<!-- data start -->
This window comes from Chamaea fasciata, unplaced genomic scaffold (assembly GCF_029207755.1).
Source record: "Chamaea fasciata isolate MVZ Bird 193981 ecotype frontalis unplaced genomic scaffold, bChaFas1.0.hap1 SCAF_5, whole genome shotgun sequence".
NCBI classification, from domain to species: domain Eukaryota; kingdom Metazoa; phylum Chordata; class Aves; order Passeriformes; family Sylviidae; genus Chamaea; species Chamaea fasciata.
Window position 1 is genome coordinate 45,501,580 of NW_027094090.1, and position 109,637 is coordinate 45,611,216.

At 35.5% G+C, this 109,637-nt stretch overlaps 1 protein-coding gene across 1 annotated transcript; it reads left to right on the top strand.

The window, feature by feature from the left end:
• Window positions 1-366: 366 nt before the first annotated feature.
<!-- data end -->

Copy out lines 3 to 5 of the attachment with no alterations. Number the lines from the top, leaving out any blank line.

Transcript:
NCBI classification, from domain to species: domain Eukaryota; kingdom Metazoa; phylum Chordata; class Aves; order Passeriformes; family Sylviidae; genus Chamaea; species Chamaea fasciata.
Window position 1 is genome coordinate 45,501,580 of NW_027094090.1, and position 109,637 is coordinate 45,611,216.

At 35.5% G+C, this 109,637-nt stretch overlaps 1 protein-coding gene across 1 annotated transcript; it reads left to right on the top strand.